Drifting Stations Exhibition
Location: Centre International d’Accueil et d’Echanges des Récollets, Paris
Period: 16th-26th of March, 2010
John Davis/media artist, Veceslav Druta/visual artist, Octavian Esanu/artist, art historian, Tilmann Meyer-Faje/visual artist, Petru Negura/sociologist, Ilya Rabinovich/visual artist, Mark Verlan/visual artist.
Designed and curated by Stefan Rusu, Drifting Identity Station was developed over the course of residency at Centre des Récollets and was supported by the City of Paris and the French Foreign Affairs Office.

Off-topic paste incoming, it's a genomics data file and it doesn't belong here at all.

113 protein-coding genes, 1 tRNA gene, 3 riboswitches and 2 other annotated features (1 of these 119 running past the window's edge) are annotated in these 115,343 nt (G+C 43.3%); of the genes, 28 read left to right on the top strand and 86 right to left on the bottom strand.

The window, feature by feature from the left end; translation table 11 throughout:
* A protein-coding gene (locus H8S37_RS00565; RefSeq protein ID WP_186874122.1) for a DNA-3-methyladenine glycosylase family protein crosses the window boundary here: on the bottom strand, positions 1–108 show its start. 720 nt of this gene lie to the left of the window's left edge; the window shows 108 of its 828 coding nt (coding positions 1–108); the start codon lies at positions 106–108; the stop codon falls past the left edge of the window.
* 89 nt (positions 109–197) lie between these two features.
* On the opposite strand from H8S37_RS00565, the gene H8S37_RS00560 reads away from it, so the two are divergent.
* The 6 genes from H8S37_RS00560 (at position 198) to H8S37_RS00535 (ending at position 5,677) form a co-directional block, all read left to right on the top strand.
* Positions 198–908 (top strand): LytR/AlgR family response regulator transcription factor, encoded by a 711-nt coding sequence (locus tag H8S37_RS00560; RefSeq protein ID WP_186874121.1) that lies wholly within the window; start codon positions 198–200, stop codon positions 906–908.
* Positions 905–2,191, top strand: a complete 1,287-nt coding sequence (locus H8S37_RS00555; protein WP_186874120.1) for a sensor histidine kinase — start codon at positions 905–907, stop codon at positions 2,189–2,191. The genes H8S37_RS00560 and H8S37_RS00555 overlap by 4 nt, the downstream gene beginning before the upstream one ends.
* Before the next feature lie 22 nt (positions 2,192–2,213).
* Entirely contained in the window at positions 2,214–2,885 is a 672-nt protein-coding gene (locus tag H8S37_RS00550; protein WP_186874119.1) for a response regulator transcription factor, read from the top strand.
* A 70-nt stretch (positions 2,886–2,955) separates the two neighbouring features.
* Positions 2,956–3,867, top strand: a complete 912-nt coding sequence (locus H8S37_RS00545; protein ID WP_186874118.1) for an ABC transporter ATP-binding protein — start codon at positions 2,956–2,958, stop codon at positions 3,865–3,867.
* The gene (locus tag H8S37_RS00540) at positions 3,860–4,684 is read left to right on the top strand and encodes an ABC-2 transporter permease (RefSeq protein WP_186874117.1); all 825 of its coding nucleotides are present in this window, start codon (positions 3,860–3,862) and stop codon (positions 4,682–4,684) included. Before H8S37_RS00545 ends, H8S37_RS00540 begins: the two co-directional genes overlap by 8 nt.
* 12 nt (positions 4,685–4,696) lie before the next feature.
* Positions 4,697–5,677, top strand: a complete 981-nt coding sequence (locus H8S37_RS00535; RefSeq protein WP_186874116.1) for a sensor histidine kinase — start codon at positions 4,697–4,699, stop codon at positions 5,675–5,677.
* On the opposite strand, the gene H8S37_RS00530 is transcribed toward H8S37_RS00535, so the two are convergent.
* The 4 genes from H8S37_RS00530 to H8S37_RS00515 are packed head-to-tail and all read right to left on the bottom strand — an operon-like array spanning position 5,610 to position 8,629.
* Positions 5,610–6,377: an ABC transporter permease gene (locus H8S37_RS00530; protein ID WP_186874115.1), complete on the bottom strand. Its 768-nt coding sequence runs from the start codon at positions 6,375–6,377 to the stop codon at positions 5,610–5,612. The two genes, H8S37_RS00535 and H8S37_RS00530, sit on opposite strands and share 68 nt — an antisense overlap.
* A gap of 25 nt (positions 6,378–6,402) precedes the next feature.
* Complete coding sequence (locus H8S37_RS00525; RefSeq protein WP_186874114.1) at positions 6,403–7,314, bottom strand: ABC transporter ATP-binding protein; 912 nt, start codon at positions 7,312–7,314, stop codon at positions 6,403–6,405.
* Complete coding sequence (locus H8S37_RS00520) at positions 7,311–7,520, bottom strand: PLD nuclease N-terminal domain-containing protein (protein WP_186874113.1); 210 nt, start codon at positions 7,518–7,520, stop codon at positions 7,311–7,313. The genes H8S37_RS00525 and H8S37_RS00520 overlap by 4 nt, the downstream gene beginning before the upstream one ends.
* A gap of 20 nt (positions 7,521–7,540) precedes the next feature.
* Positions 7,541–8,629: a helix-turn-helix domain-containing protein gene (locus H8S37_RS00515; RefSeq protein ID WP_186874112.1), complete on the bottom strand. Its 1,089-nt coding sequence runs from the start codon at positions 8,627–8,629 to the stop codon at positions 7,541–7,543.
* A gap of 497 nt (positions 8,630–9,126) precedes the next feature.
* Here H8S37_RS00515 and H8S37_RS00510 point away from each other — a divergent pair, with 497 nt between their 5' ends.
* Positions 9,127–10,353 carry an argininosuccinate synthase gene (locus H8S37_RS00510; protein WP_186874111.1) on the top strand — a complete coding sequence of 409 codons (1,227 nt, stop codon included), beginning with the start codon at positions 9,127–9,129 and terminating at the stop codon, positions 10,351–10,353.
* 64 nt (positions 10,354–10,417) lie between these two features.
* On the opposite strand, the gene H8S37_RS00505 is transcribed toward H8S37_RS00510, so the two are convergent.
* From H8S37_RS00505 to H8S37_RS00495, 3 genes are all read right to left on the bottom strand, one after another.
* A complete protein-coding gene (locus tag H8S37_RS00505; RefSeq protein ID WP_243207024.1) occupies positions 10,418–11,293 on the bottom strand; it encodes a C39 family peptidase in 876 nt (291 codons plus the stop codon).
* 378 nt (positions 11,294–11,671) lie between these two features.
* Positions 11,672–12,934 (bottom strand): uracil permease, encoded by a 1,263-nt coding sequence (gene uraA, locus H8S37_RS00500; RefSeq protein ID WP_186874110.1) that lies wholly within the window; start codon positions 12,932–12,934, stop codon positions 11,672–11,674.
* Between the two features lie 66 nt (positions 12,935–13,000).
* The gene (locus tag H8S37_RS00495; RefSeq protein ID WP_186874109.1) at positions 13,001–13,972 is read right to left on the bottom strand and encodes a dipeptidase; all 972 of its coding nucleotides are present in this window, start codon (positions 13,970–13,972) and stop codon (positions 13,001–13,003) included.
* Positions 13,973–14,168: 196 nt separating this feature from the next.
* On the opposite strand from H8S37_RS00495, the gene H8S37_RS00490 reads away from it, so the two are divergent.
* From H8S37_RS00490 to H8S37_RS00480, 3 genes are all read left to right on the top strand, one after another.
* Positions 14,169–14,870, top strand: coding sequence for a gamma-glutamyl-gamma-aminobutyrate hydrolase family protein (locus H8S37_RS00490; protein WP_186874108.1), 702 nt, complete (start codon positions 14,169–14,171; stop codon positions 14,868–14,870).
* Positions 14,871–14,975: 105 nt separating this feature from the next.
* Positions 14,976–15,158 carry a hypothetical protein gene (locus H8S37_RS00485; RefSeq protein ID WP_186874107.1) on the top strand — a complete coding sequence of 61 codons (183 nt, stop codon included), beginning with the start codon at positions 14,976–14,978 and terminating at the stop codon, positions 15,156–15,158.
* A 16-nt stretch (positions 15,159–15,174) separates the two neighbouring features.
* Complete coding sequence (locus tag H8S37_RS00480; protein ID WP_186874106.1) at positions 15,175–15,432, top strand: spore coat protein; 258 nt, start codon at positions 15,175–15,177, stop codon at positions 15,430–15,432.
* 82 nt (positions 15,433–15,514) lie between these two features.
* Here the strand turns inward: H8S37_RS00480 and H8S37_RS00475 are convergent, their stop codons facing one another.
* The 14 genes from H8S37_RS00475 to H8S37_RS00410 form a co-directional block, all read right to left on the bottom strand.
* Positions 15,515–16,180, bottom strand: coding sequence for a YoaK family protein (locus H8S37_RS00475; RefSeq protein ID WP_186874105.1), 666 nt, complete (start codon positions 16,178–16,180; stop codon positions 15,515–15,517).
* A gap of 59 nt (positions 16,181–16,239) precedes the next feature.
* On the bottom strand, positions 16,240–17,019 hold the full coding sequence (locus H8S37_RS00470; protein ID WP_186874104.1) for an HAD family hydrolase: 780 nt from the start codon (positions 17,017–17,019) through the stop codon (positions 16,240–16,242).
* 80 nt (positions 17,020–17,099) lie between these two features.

The Station is modeled after former Soviet polar stations, which were used the 1950s to explore the arctic environment in extreme cold. Drifting Identity Station operates in the harsh climate associated with neo-liberal winter, while researchers interested in the socio-political environment use various devices and methodologies to collect and monitor the identity data relevant in the given context. While exploring the frozen landscape, researchers analyze old trajectories for the formation of identity and attempt to determinate the intensity and temperature of the recent political debates, which have polarized the issue of the identity of the state and its inhabitants. Within the context of Moldova, the urgency behind this exploratory stance toward the discourse of identity has become all the more relevant after the protests following recent parliamentary elections on April 7, 2009. The subsequent new elections in July 2009 produced an important shift in the political spectrum from the extreme left to the neoliberal right. This has precipitated important changes in the political orientation of the country: it has initiated the process of an associate EU partnership, restarted negotiations for NATO membership, and has contradicting the policy of Moldovan “neutrality” which has historically been dictated by Russian geopolitical interests in the region.